by Kay Stewart
After 16 years of marriage you learn many lessons. But the ones on vacation are especially worth noting.
My husband and I have been given the opportunity of fulfilling a preaching assignment for a lovely little chapel named St. Timothy’s Memorial Chapel located in the abandoned mining town of Southern Cross, Montana. The chapel is perched on the edge of a beautiful mountainside with a gorgeous panoramic view of Georgetown Lake, the largest lake in the area. Breathtaking beauty. A vacation of our dreams. One for the bucket list. All he has to do is provide four Sundays of sermons and they provide us with a free cabin on the meadow down in the valley below, nestled between two mountain ranges. In the morning we hear melodies of little chirping birds, and every evening soft gentle breezes waft across our side porch as we watch sunset after sunset throw a veritable light-show of color as it criss-crosses the valley below. All we have to put up with is a modern-day schizophrenic auditory milieu–pristine quiet periodically interrupted by the highway noises from cars, trucks and RV’s. We have every reason to be grateful, and we are.
After two weeks of our four week almost-ideal vacation here in Montana, we decided the vacation could be expanded, enhanced–an improvement on perfection. “What we need is an adventure,” I said. This dynamic is better known as “the grass is always greener on the other side”. My husband didn’t really need an adventure, he was liking his Montana vacation just fine. But I was getting restless. I am seven years younger and think it is due to this age difference that I am being deprived of adventures to which I am entitled. It didn’t take long to convince him to break camp (cabin) in search of something else. I used the regret-reduction argument. It works every time. “When we get home, won’t we wish we had done more exploring of this part of the country?” Avoiding future regret is my argument of choice–it burns like a slow wick, providing a living breathing phantom of anxiety forecast into the future when you won’t be able to do anything about it. So within 24 hours we dismantled our “ideal” vacation in search of a relocation of our vacation spot. We chose a trip to Grand Teton National Park in Wyoming.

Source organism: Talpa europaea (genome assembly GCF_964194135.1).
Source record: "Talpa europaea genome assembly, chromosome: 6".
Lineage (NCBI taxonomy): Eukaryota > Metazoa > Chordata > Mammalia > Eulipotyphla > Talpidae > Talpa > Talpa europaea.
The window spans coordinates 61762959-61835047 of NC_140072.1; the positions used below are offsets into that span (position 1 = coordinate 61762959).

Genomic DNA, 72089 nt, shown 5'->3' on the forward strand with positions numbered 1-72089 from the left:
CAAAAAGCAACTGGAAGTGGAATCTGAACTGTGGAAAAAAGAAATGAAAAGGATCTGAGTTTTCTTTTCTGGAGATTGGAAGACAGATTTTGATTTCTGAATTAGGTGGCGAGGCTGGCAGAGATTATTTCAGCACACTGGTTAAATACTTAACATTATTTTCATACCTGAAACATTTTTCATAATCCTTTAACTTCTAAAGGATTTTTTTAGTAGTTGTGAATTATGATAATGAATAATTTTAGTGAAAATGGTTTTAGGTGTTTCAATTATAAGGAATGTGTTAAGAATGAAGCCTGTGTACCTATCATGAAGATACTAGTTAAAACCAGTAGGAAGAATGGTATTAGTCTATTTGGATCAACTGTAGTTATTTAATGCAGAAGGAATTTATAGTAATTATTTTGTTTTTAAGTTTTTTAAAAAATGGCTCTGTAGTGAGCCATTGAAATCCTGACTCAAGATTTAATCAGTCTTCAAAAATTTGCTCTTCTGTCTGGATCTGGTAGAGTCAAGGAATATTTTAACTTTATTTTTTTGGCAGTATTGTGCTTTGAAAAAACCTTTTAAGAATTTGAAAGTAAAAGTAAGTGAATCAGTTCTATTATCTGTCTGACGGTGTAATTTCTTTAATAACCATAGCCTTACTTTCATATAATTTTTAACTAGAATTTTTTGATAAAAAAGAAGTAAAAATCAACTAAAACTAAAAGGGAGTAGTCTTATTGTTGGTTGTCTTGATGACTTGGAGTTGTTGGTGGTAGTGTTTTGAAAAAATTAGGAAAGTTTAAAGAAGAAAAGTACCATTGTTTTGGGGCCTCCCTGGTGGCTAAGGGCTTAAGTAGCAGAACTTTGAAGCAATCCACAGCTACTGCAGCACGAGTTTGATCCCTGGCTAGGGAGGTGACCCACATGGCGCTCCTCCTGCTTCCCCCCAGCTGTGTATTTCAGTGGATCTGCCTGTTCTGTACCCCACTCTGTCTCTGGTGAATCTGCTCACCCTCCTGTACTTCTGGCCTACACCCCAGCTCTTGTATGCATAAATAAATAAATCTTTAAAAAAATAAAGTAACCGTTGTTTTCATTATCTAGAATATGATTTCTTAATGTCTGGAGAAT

We are experienced travelers and have always felt comfortable using Trip Advisor to book a motel reservation. With the correct box checked filtering “pet friendly” venues, we booked a motel for $179.00 a night plus fees and taxes. It seemed a bit high, but Jackson, Wyoming is a high ticket vacation destination. After all, that’s why we were going there. Our internet provider doesn’t have enough cell phone towers in the hills of Montana, so my husband did not get an immediate confirmation number and we got worried. Avoiding any problems, we called the motel to verify only to find out they were not pet friendly after all and we could not stay there if we had a dog. They directed us to another motel close to them that was assuredly pet friendly and we immediately called to book with them for two nights, sight unseen. They articulated right off that under no condition would we be allowed to leave our dog unattended in the motel room. “Fair enough” we thought, we can leave Barclay in the car, for short breaks, going to restaurants, leaving the windows open, we do it all the time when the weather is cool enough. Barclay loves to “go for a ride in the car”; he simply takes naps in the front seat where the Alpha Dog sits.